Every year during the holidays, scientists the world over are leaving their lab-caves and venturing out into the real world to interact with friends, family, and the general public. They’re lured away from experiments, grants, manuscripts by the promise of parties, food, and fun.
Inevitably, there comes the moment when they are asked by a non-scientist, “So, what exactly is it that you study?” *SCREEEEEECH* Stop. This is a crucial moment! Before you answer, consider the following three scenarios:
Scenario A: You launch into a convoluted and long-winded explanation of your research, much like the prepared speech you use at conferences and scientific social events. As you speak, your audience goes from mildly interested to completely bored to plotting their immediate escape. They politely cut you off, excuse themselves, and spend the rest of the party avoiding you.
Scenario B: You blow off the question. You’re tired of explaining your research to people who “just don’t get it,” and rather than suffer through one more awkward conversation that ends with the other person walking away confused (as in Scenario A), you respond along the lines of, “Well, I could explain it to you, but it’s not really important and you wouldn’t understand it anyways.”
Scenario C: You lead with the most interesting, relatable, and easy-to-understand tidbit about your work that you can think of. Your audience is intrigued. They keep asking you questions, and before you know it, 30 minutes have passed and you’re still talking science. Your audience totally learned something new and now has a deeper understand of your work. Also, you both had fun talking about science! Awesome!
Do any of these sound familiar to you? Let’s review the pros and cons of each.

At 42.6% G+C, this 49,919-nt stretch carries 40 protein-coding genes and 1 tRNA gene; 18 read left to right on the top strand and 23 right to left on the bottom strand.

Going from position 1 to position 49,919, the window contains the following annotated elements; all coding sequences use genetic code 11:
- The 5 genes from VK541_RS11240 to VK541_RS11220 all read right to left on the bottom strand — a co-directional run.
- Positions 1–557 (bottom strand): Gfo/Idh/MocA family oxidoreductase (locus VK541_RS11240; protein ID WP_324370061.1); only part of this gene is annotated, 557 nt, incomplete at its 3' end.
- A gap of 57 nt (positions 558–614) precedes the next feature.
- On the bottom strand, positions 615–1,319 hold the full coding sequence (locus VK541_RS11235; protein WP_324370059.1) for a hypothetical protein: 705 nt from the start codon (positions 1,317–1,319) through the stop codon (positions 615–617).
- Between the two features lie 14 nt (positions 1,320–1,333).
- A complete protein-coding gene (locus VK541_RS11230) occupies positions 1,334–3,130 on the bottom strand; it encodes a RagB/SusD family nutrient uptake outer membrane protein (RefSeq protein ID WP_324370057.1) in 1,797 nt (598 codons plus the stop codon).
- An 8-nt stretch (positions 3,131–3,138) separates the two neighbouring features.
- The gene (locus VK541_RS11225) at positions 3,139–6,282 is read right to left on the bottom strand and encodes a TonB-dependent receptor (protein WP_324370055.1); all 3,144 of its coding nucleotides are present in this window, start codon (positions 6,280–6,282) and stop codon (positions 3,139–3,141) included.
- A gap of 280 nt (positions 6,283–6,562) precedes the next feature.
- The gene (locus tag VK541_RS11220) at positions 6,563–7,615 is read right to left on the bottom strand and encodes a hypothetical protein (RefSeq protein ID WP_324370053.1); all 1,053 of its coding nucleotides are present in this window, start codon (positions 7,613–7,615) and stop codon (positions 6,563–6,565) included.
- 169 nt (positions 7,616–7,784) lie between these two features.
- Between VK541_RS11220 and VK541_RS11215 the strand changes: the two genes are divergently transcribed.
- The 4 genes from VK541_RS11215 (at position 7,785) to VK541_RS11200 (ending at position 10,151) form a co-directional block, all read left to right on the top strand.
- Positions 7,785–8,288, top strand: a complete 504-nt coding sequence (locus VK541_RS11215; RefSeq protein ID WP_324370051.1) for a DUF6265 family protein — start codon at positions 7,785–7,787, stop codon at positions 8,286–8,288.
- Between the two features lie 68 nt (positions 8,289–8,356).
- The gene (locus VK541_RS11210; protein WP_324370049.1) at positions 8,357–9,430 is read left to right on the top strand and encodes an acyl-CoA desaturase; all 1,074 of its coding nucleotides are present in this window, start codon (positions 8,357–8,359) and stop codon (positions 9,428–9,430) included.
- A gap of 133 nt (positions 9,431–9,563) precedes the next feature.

Scenario A is good because you actually tried to explain your work. A for effort. Where you went wrong is you assumed that you could start where you usually start with other scientists, and then backtrack/fill in gaps based on how much you audience understands. This won’t work. People like to be told a story, and if you’re constantly interrupting that story to explain and define things, you won’t hold their attention.
Scenario B is every science advocate’s worst nightmare. Please, please do not do this! You’re basically reaffirming the stereotype that scientists are socially awkward, self-serving elitists. You’re talking down to your audience, telling them they’re not smart enough to possibly understand your work. This scenario has zero pros, only cons.
Scenario C is exactly what you should strive for. It might not be the case that your audience embarks on a 30 minute chat about science every time, but they didn’t feel patronized or confused and didn’t walk away.
I am sure that scientists and non-scientists alike can identify with scenarios A and B. Unfortunately, if you find yourself experiencing either one of those, you’ve failed at your job as a science advocate. Think about it: science funding comes from where, exactly? Non-scientists. Yes. People who hand out the money directly may be scientists (like the NIH), but people raising the money are usually not experts. They might have a personal interest or connection to the funding (example: someone giving money to the pancreatic cancer foundation because their father died of the disease), but they are by no means a researcher themselves. It is my personal opinion that every scientist needs to be aware of this. Not just because we care about the money, but because we care about the research. We care about the discovery. The money is just a necessary tool to be able to continue doing and learning. Without public support, science will falter, and all the amazing things we wanted to learn will be left undiscovered because we couldn’t muster interest in our work.
So, how can you be a better science advocate, like in scenario C? Practice. There a few little tips and tricks to communicating science to non-scientists, but just like anything, you’ll get better at it the more you do it, experimenting with different explanations and making a note of what works and what doesn’t. Kind of like doing research, right?
I’ll follow up next time with a post with some of the tips, but in the mean time, think about your own experiences. Scientists – what have you found works? Non-scientists – what do you wish the scientists would do better?